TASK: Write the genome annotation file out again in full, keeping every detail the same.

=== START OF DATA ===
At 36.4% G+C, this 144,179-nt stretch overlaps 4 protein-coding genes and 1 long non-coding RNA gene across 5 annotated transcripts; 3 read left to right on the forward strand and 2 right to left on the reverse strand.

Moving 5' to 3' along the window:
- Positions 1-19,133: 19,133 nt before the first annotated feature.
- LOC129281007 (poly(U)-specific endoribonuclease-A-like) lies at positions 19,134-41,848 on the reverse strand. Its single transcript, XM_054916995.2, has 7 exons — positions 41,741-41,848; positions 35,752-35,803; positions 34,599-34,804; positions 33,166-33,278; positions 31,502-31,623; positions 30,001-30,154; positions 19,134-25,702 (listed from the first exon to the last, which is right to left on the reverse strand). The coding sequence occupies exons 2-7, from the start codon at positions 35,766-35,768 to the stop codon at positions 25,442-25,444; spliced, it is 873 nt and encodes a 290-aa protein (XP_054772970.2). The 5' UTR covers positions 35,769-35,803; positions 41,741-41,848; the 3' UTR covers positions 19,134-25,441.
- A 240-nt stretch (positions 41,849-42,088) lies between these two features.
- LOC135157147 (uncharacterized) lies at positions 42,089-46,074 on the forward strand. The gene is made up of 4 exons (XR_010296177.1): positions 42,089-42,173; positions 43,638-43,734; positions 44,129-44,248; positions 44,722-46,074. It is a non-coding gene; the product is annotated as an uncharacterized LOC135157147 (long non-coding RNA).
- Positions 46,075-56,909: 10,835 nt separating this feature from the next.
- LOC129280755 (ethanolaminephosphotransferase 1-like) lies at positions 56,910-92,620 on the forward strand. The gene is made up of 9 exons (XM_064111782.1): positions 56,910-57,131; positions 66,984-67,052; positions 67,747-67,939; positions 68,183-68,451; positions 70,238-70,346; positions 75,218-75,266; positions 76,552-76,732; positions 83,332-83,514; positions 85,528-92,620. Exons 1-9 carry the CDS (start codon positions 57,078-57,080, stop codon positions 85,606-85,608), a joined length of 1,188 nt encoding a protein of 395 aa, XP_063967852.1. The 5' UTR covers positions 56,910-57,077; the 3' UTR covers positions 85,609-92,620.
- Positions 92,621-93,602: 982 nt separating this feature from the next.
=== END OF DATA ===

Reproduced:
At 36.4% G+C, this 144,179-nt stretch overlaps 4 protein-coding genes and 1 long non-coding RNA gene across 5 annotated transcripts; 3 read left to right on the forward strand and 2 right to left on the reverse strand.

Moving 5' to 3' along the window:
- Positions 1-19,133: 19,133 nt before the first annotated feature.
- LOC129281007 (poly(U)-specific endoribonuclease-A-like) lies at positions 19,134-41,848 on the reverse strand. Its single transcript, XM_054916995.2, has 7 exons — positions 41,741-41,848; positions 35,752-35,803; positions 34,599-34,804; positions 33,166-33,278; positions 31,502-31,623; positions 30,001-30,154; positions 19,134-25,702 (listed from the first exon to the last, which is right to left on the reverse strand). The coding sequence occupies exons 2-7, from the start codon at positions 35,766-35,768 to the stop codon at positions 25,442-25,444; spliced, it is 873 nt and encodes a 290-aa protein (XP_054772970.2). The 5' UTR covers positions 35,769-35,803; positions 41,741-41,848; the 3' UTR covers positions 19,134-25,441.
- A 240-nt stretch (positions 41,849-42,088) lies between these two features.
- LOC135157147 (uncharacterized) lies at positions 42,089-46,074 on the forward strand. The gene is made up of 4 exons (XR_010296177.1): positions 42,089-42,173; positions 43,638-43,734; positions 44,129-44,248; positions 44,722-46,074. It is a non-coding gene; the product is annotated as an uncharacterized LOC135157147 (long non-coding RNA).
- Positions 46,075-56,909: 10,835 nt separating this feature from the next.
- LOC129280755 (ethanolaminephosphotransferase 1-like) lies at positions 56,910-92,620 on the forward strand. The gene is made up of 9 exons (XM_064111782.1): positions 56,910-57,131; positions 66,984-67,052; positions 67,747-67,939; positions 68,183-68,451; positions 70,238-70,346; positions 75,218-75,266; positions 76,552-76,732; positions 83,332-83,514; positions 85,528-92,620. Exons 1-9 carry the CDS (start codon positions 57,078-57,080, stop codon positions 85,606-85,608), a joined length of 1,188 nt encoding a protein of 395 aa, XP_063967852.1. The 5' UTR covers positions 56,910-57,077; the 3' UTR covers positions 85,609-92,620.
- Positions 92,621-93,602: 982 nt separating this feature from the next.